The latest figures are out about the staggering number of people the United States puts behind bars -- a figure that has us jockeying with countries like Russia for the highest incarceration rate of any "developed" country:
Prisons and jails added more than 1,000 inmates each week for a year, putting almost 2.2 million people, or one in every 136 U.S. residents, behind bars by last summer. [...]
Of particular note was the gain of 33,539 inmates in jails, the largest increase since 1997, researcher Allen J. Beck said. That was a 4.7 percent growth rate, compared with a 1.6 percent increase in people held in state and federal prisons. [...]
"The jail population is increasingly unconvicted," Beck said. "Judges are perhaps more reluctant to release people pretrial."
The report by the Justice Department agency found that 62 percent of people in jails have not been convicted, meaning many of them are awaiting trial.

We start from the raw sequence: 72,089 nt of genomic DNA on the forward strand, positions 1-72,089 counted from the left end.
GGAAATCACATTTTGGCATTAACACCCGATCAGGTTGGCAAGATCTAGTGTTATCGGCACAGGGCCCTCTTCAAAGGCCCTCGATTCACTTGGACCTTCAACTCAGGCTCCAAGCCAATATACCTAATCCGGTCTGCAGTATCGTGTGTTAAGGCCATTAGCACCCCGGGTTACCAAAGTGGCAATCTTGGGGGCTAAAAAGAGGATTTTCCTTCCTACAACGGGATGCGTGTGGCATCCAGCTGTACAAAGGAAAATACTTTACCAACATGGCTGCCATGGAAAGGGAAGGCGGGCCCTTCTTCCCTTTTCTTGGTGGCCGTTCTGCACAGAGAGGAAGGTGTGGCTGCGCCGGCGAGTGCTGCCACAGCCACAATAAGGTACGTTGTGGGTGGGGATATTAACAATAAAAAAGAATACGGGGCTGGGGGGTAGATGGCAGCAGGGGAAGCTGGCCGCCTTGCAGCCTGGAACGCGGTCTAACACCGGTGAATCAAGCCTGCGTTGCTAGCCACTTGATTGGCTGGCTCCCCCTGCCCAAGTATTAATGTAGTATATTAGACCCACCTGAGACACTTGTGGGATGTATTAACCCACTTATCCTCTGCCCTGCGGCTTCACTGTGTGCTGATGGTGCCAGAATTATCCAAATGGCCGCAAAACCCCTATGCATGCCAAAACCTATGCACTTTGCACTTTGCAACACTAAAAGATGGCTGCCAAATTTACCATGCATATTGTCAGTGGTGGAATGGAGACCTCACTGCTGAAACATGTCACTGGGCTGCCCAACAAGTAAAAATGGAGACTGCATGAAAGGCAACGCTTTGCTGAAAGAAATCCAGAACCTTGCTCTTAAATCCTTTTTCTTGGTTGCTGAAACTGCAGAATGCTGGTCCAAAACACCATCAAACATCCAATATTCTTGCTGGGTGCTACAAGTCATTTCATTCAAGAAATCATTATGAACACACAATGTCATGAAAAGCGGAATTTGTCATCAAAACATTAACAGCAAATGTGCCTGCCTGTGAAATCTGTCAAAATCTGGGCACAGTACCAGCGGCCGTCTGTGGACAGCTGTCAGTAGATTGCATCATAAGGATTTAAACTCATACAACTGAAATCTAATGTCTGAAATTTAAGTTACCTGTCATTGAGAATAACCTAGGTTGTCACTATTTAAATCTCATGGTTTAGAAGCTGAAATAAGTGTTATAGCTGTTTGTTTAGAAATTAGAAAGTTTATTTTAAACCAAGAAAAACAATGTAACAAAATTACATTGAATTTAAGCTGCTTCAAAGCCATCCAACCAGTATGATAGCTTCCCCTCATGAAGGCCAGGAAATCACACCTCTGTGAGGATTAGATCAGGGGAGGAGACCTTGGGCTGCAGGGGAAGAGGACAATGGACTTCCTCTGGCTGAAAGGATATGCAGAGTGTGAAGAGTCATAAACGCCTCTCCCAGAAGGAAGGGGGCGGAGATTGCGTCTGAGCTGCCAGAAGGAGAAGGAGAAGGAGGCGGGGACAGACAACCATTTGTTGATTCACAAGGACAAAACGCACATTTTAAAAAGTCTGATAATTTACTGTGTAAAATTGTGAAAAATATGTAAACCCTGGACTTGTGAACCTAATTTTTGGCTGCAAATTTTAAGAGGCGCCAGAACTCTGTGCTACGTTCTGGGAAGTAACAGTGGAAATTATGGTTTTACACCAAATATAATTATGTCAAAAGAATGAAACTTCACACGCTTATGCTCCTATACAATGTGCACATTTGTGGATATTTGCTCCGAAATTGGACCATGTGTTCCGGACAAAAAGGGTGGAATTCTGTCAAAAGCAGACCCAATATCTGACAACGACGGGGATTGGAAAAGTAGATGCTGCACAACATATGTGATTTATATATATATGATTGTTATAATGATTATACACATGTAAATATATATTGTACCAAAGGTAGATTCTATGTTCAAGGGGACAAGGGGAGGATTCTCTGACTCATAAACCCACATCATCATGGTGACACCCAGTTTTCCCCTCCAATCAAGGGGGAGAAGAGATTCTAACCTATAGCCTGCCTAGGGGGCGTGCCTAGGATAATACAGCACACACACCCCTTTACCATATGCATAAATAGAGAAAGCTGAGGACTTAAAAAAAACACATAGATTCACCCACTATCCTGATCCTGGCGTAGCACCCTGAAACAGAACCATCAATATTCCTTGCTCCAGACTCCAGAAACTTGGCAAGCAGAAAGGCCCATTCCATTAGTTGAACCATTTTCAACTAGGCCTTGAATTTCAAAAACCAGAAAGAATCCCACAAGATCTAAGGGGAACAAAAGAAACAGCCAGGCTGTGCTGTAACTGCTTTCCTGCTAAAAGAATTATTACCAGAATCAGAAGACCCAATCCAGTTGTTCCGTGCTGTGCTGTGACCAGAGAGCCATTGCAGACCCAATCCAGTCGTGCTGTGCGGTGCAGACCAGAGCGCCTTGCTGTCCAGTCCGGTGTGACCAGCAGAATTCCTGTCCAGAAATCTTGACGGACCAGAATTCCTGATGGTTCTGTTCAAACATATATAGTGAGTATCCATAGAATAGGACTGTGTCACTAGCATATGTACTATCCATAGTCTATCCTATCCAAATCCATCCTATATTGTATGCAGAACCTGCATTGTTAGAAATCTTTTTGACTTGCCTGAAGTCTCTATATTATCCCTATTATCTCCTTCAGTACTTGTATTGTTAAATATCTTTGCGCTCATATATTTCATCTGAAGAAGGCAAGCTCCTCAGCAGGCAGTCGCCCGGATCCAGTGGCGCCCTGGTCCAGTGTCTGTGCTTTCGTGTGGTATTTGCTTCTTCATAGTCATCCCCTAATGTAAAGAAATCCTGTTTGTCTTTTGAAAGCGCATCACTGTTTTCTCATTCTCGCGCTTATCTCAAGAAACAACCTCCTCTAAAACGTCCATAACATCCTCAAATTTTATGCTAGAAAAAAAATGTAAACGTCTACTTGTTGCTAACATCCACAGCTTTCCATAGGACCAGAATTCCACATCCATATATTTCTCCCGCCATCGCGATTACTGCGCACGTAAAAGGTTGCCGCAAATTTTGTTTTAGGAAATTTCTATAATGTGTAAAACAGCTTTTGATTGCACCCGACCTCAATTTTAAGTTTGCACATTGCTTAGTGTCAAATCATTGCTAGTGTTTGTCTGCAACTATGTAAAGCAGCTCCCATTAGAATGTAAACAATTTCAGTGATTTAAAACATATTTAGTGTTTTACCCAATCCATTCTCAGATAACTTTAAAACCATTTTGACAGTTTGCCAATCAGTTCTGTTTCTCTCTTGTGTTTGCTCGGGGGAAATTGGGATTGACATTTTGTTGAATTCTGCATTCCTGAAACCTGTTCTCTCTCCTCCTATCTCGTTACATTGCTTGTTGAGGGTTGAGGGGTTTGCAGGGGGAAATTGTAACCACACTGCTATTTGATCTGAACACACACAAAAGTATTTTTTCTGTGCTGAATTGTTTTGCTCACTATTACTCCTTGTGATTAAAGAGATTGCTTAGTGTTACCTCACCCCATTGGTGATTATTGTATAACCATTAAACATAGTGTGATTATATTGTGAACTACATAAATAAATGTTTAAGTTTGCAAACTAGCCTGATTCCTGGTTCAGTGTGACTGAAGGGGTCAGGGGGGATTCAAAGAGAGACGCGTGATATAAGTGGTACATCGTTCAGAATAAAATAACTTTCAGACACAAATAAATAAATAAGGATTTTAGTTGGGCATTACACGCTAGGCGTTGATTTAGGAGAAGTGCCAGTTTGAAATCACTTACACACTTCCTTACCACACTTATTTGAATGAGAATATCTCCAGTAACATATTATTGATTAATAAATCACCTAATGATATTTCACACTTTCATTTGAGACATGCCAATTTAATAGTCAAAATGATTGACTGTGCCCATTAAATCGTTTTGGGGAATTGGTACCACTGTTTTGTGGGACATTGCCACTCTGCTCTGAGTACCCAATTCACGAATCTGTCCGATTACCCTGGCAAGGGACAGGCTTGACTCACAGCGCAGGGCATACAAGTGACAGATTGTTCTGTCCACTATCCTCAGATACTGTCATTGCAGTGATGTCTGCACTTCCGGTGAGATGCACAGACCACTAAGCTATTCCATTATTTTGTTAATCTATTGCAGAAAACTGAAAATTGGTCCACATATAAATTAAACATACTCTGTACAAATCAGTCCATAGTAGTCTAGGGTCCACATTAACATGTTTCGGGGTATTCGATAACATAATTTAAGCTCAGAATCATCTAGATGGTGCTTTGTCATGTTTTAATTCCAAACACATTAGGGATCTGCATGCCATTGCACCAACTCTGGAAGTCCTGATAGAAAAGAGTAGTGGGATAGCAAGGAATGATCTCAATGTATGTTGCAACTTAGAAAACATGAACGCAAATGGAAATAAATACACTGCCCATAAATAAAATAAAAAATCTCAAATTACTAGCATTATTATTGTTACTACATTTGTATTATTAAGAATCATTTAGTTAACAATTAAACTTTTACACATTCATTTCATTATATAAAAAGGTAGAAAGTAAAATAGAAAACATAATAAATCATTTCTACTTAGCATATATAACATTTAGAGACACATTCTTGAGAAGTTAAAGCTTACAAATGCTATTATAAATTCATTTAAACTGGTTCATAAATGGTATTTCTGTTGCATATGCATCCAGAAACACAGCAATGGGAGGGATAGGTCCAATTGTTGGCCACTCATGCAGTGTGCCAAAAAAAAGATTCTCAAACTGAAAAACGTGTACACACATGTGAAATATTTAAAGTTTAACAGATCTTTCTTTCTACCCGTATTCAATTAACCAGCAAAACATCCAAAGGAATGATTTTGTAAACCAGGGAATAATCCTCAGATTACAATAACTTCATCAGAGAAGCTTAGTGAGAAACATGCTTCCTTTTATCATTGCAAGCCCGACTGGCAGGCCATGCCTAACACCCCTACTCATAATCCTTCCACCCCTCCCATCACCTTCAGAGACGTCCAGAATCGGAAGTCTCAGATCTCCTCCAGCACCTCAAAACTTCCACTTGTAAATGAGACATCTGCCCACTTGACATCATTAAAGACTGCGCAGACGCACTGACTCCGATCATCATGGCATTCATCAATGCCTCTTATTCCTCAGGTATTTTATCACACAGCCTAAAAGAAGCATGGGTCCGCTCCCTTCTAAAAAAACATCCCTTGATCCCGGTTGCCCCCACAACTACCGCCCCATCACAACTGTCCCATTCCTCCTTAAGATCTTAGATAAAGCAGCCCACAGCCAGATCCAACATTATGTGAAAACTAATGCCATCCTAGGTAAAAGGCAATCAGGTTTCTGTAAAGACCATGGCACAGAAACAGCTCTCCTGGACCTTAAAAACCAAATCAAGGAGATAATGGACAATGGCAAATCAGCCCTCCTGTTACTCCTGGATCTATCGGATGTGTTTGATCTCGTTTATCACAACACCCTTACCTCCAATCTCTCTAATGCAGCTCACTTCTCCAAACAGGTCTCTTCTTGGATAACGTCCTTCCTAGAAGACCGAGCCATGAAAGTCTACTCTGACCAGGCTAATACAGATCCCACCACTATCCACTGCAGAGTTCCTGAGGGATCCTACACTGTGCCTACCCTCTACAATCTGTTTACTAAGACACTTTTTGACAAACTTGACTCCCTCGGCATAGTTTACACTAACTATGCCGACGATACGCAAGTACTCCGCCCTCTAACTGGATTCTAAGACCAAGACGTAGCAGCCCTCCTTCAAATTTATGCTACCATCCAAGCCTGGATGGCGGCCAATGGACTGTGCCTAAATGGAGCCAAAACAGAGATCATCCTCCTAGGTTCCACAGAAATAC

As has historically been the case, the South leads the way:
The states with the highest rates were Louisiana and Georgia, with more than 1 percent of their populations in prison or jail. Rounding out the top five were Texas, Mississippi and Oklahoma.
The states with the lowest rates were Maine, Minnesota, Rhode Island, Vermont and New Hampshire.
It's also a race issue, raising questions about inequities that few politicians dare touch:
The racial makeup of inmates changed little in recent years, Beck said. In the 25-29 age group, an estimated 11.9 percent of black men were in prison or jails, compared with 3.9 percent of Hispanic males and 1.7 percent of white males.
Marc Mauer, executive director of The Sentencing Project, which supports alternatives to prison, said the incarceration rates for blacks were troubling.
"It's not a sign of a healthy community when we've come to use incarceration at such rates," he said.
Mauer also criticized sentencing guidelines, which he said remove judges' discretion, and said arrests for drug and parole violations swell prisons.
"If we want to see the prison population reduced, we need a much more comprehensive approach to sentencing and drug policy," he said.